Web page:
This is a partial transcript of Special Report with Brit Hume, October 14, that has been edited for clarity.
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BRIT HUME, HOST: The alleged attackers are being killed or captured by the dozens. But the suicide attacks continue. Iraq may be making steady progress toward a free and new society, but that…but the enemies of that are making a lot of the news. So who are they, and where are they, and whatever support…and what support they have, where is it coming from?
For answers we turn to Mansoor Ijaz, an international businessman by trade who sources in the Muslim world have made him a highly valued Fox News contributor.
Mansoor, thanks for joining us.
MANSOOR IJAZ, FOX NEWS FOREIGN POLICY ANALYST: Good to be with you, Brit. I promise I only have one microphone on.
HUME: Well, you may have a second one that you don't know about because they're connected. There are two, you know? We have to have a backup. We don't want to lose you.
Anyway, tell me a bit here about what we can say about where these attacks are coming from. The military always says, well, it's a combination of bitter end, Saddam supporters, outside terrorists coming in, and who all else? What do you know about it?
IJAZ: Well, the structural influence, Brit, is fairly straightforward. About two and a half, three months ago a senior Saudi official admitted that as many as 3,000 men in their country had gone unaccounted for.
These were from a combined reporting of police reports as well as families saying that they didn't know where certain young men were and their families. It's a pretty good bet that most of those men are of the Al Qaeda (search) philosophy at least, if not directly related to the organization. Most of them have probably now infiltrated into Iraq through Syria, Jordan, maybe even directly from Saudi Arabia.
And what is most disturbing about what is going on now is that you are seeing this confluence for the first time, where our allies are showing benign neglect. That is, you know, a police state, like Saudi Arabia ought to know where its people are and ought to be able to control better its borders.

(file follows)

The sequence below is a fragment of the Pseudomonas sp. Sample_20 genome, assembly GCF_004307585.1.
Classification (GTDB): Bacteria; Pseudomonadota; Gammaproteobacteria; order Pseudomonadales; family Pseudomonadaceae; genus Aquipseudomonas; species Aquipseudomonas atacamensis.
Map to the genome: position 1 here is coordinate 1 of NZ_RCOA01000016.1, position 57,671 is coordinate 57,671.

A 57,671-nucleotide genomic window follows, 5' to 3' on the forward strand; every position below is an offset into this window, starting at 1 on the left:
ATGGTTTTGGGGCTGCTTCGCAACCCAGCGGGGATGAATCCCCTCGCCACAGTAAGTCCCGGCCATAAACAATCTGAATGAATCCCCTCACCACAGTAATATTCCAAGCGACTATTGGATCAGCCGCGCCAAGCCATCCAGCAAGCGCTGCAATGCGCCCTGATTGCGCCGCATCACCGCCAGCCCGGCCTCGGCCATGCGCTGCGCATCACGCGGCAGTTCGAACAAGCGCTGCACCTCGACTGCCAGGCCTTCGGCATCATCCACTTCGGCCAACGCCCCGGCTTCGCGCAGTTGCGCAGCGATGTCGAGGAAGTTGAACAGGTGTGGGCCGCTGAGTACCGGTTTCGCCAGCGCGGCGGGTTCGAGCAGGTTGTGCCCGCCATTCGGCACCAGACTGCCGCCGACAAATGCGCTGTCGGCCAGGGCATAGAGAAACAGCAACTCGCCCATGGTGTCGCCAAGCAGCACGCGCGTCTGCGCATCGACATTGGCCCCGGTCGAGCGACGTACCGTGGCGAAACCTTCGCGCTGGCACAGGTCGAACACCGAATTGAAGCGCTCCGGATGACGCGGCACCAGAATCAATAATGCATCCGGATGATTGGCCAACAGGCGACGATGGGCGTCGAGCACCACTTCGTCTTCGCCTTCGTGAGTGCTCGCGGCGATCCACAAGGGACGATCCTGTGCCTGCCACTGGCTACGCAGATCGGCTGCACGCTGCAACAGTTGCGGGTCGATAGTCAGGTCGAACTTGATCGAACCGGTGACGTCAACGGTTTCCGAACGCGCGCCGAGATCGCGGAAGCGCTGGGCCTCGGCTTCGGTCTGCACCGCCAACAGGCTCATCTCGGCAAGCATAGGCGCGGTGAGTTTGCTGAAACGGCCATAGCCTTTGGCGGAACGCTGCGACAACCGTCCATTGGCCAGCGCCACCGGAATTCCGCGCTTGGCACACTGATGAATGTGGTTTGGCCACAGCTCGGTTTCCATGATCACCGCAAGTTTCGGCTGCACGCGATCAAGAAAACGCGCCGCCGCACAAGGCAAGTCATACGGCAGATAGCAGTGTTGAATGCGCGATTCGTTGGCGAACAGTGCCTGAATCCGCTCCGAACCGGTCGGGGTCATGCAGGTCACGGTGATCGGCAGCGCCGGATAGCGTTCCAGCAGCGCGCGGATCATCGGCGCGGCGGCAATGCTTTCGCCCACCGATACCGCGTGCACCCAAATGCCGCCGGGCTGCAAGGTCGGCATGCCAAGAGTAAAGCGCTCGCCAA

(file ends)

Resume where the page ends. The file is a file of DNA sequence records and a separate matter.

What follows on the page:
And the malicious intent on the other side of our enemies, like Syria (search) and Iran (search), to insure that A, they get safe passage into Iraq. And B, that they get the necessary tools and instruments of terrorism to blow up buses or cars or whatever else it might be.
HUME: Well, let me ask you about this Saudi Arabia. The administration officials here in Washington say, boy, ever since Saudi got…ever since Riyadh got hit with that bombing, the Saudis have been a new government to deal with.
Now of course, that was relatively recently, and that their whole attitude has changed. Evidently though, you detect here that there have been some neglect on this issue for a reason. What reason?
IJAZ: Yes. I think the most important reason…there are many. But I think the most important one is that the Saudis smell that we're going to be around there for a very long time. And if that's the case, it is inevitable that we will probably go after the theocracy in Iran.
And by the way, it doesn't have to be a military intervention. It could also be that Democracy takes real root in Iraq and gives enormous support to the…what I would call the student movement in Iran. That is, everybody below the theocracy and that you have a change of regime there.
And if there was a change of regime in Iran, that changes the balance of power in the Middle East in a significant way because the Saudis are on the ropes all the way around. And I think the Saudi royal family is starting to wonder if America, being in that part of the world for a long period of time to come, is such a good thing for the Saudi royal family. I think they're very, very concerned about it.